How to cope when the holidays get tough

Posted: Friday, December 26, 2003

With the stress of shopping for gifts, visiting with family and friends, and in some cases experiencing loneliness or loss from the death of a loved one, holiday depression can creep up unexpectedly.

Local social service organizations advise acknowledging the potential for depression and taking steps to manage it.

Pat Murphy, clinical director at Juneau Alliance for Mental Health Inc., said holiday-related depression and depression due to less daylight in winter can snowball at this time of year.

He sees an increase in depression from both causes. Depression also can be accompanied by anxiety, he said.

"The stresses are magnified around the holidays," Murphy said.

Among the signs of depression are restlessness, difficulty sleeping, a lack of interest, and overeating and undereating, he said.

Murphy said people should be aware that depression isn't unusual and there are ways to get help. A person who is seriously depressed can call the emergency room at Bartlett Regional Hospital and receive a referral to JAMHI, the community mental health center, which offers emergency services at any time.

Those less seriously depressed also can call JAMHI to arrange for help.

Mary Kyle, a certified hospice and palliative care nurse at Hospice and Home Care of Juneau, said the holidays can be especially difficult for those who have recently lost a loved one.

Hospice and Home Care provides personal care assistance, nursing services, occupational therapy and other services.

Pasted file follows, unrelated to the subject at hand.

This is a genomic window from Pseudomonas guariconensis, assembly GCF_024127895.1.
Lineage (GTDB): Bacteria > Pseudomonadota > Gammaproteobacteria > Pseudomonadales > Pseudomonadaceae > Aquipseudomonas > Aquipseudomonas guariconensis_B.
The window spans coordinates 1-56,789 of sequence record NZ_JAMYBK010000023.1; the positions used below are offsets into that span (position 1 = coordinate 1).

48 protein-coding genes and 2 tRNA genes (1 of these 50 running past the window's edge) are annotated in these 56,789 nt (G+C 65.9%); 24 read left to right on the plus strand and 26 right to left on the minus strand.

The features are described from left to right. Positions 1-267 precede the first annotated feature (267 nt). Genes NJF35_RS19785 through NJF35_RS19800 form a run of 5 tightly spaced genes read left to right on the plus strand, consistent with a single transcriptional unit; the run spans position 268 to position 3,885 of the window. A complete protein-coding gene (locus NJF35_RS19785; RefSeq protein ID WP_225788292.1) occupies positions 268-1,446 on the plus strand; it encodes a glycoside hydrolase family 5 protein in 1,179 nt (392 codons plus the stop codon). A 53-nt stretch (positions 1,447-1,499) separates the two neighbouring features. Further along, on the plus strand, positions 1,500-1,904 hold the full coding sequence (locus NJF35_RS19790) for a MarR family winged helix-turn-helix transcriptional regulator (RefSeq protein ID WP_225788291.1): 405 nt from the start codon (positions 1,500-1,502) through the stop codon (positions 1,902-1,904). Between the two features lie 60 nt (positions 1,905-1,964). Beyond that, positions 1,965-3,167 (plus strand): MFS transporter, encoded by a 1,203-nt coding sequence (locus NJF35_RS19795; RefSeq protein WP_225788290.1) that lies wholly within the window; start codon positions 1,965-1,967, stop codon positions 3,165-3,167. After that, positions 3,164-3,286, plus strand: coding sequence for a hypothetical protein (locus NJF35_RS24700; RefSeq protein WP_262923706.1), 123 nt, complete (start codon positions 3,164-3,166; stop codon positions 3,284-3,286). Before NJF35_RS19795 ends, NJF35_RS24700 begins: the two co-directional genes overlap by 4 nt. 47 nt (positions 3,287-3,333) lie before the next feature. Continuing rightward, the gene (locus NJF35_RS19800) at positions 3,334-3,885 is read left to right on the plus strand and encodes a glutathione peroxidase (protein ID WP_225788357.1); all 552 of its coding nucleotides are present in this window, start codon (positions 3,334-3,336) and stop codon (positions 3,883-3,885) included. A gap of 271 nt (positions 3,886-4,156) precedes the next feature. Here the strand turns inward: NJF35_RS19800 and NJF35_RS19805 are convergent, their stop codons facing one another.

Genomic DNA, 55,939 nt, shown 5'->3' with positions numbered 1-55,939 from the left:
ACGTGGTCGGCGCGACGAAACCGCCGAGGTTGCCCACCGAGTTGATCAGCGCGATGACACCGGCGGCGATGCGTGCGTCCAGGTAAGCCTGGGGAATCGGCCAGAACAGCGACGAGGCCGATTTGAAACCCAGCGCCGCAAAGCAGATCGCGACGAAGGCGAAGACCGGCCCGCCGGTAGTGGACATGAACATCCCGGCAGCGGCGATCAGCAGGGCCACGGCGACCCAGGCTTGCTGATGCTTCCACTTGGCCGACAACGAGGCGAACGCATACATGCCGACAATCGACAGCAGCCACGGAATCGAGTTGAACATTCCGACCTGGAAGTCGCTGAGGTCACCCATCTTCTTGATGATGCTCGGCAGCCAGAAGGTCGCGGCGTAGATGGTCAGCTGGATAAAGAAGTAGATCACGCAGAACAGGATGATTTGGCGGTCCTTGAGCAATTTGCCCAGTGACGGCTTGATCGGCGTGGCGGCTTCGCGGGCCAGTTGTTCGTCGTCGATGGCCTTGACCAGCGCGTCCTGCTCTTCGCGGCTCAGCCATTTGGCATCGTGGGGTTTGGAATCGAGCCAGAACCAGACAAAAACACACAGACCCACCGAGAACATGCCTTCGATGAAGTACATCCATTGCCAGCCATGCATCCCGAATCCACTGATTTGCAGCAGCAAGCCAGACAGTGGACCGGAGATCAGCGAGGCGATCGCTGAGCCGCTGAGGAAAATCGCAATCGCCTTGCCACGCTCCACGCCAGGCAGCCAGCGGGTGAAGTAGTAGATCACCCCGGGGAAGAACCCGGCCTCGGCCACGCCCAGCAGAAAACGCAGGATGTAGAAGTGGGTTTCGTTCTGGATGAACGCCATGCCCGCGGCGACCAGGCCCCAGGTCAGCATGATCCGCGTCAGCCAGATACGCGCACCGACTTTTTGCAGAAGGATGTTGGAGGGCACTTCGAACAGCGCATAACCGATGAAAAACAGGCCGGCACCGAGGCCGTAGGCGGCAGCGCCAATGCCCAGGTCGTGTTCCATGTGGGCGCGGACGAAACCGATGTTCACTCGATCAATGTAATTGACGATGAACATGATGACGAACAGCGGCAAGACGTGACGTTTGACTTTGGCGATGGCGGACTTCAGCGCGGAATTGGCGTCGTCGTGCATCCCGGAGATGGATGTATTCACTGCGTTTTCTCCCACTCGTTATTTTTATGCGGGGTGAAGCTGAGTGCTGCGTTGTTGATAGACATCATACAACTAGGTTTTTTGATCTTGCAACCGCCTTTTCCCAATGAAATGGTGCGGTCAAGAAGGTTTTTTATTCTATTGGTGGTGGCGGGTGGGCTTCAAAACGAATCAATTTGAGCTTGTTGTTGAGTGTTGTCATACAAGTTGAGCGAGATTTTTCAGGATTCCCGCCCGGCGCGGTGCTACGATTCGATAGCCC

Acknowledging that you might experience depression and taking steps to deal with it can prevent it from taking you by surprise, she said.

"Typically when a holiday approaches and you had a loss, that's really when it's going to hit you," she said.

Jamie McLean, a social worker with Hospice and Home Care, said those dealing with a loss should take time to connect with the things they appreciate about the lost loved one and about their own lives.

But they must allow themselves to feel sadness as well as joy, McLean said.

"You can't pretend to be happy," she said. "I think that by just saying 'I feel sad' at this time and allowing someone just to hear it and not asking them to fix it ... just sitting and sharing with them can be a great gift for both people."

Hospice recommendations for dealing with the loss of a loved one during the holidays include:

• Talking with loved ones who will listen without judgment.

• Reserving a special time each day for yourself. Busy work, instead of distracting from your grief, may actually increase stress and postpone the need to talk out thoughts and feelings related to your grief.

• Accept that your grief may take time and energy, and that you may not be at your peak during the holidays.

• Talk about a loved one who has died in your holiday conversations to help others recognize the importance of that person in your life.

• Decide which traditions you will continue and which ones you would like to begin anew.

• Take time to look inward and assess your life and to define the positive aspects of your life.

• Surround yourself with loving, caring people.

For more information on bereavement services contact Hospice and Home Care of Juneau at 463-3113. Juneau Alliance for Mental Health Inc. can be reached at 463-3303. Those who are considering suicide should contact the National Hopeline Network at 1-800-784-2433 or 1-800-SUICIDE.

• Timothy Inklebarger can be reached at Empire reporter Eric Fry contributed to this story.

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